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Stybar completes ’cross-to-road transition with Vuelta stage win

  • By Andrew Hood
  • Published Aug. 30, 2013
With the peloton charging at full speed, Zdenek Stybar beat Philippe Gilbert to the line at the Vuelta on Friday. Photo: Graham Watson | www.grahamwatson.com

MAIRENA DEL ALJARAFE, Spain (VN) — The transition from the mud of cyclocross to the speed of road is now complete for Zdenek Stybar (Omega Pharma-Quick Step), who swept to victory Friday at the Vuelta a España.

Stybar not only kept the reigning world champion Philippe Gilbert (BMC Racing) in the winless column, but the Czech fended off the fast-charging pack to claim his most important win on pavement.

“It was really full-gas all the way to the line,” Stybar said. “I felt the peloton coming from behind, so I knew it was everything or nothing.”

The victory, his first in a grand tour, crowns Stybar’s high profile move from cyclocross to road racing.

“I am glad I dared to make the step from cyclocross to road,” he said. “Now I am on a good way on the road, and I hope for even more successes.”

In 2011, after winning back-to-back world titles and emerging as the dominant force on the mud-track circuit, Stybar shocked many by walking way from ’cross and taking on the road. Of course, there is a lot more money to be made racing on the road, but it was a risk nonetheless.

Cycling history is filled with athletes who have tried with mixed results crossing over disciplines. Dutch sprinter Theo Bos (Belkin) ruled the boards, but has since struggled on the road after leaving track cycling in 2008. Olympic mountain bike gold medalist Miguel Martínez barely made a ripple on the road scene before returning to mountain biking, complaining that on the dirt, he had a chance to win every day he raced, while road racing proved too complex and demanding.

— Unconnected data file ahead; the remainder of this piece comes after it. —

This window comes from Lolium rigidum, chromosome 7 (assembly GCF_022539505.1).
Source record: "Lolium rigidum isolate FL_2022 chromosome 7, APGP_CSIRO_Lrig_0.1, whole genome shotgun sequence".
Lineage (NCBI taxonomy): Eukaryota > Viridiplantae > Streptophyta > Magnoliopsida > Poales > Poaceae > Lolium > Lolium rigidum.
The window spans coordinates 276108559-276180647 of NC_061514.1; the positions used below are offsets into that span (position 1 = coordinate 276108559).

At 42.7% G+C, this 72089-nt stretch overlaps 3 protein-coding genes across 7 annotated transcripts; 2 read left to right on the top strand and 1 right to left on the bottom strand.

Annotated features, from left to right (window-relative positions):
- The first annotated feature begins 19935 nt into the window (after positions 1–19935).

Stybar, however, quickly proved he has the brawn and tactical prowess to last on the road.

The Czech rode to podiums in his first road races in 2011, and won his first races last year, with wins at the Tour of Poland and Four Days of Dunkirk, and made it to Madrid in his grand tour debut in the Vuelta last year.

“I am really happy with my progression,” he said. “Every year I make small improvements and I feel stronger every year. I am happy that I could show myself.”

This year has seen an ever-bigger breakout, including two stage wins and the overall at the Eneco Tour before coming to the Vuelta this year. Stybar overcame a midseason knee surgery to roar into the second half of the season with improving form.

“This victory means a lot,” he said. “I won my first stage at Eneco, but I was not recovering well, and I really suffered the first few days. I never expected to win a grand tour stage so far. You have some ideas in your head, but this is sooner than expected.”

Stybar’s main focus will remain on the spring classics — in particular, the Ronde van Vlaanderen (Tour of Flanders) and Paris-Roubaix. His cyclocross skills actually come in handy in those punishing, brutal, one-day classics, and this year, he was poised for greatness until an untimely late-race crash at Roubaix. He ultimately finished sixth.

“Next year I will take my revenge,” he said of Roubaix. “When I changed from cyclocross to road, the main goals were the spring classics. Those are my dream races, and I want to keep focusing on them.”

Stybar said he’s never going back to cyclocross, and remains firmly committed to the road. Omega Pharma, with its deep roots in the classics and its billionaire owner from the Czech Republic, all add up to make things easier for Stybar.

FILED UNDER: News / Road / Vuelta a España TAGS: / /

Andrew Hood

Andrew Hood

Andrew Hood cut his journalistic teeth at Colorado dailies before the web boom opened the door to European cycling in the mid-1990s. Hood has covered every Tour de France since 1996 and has been VeloNews' European correspondent since 2002.

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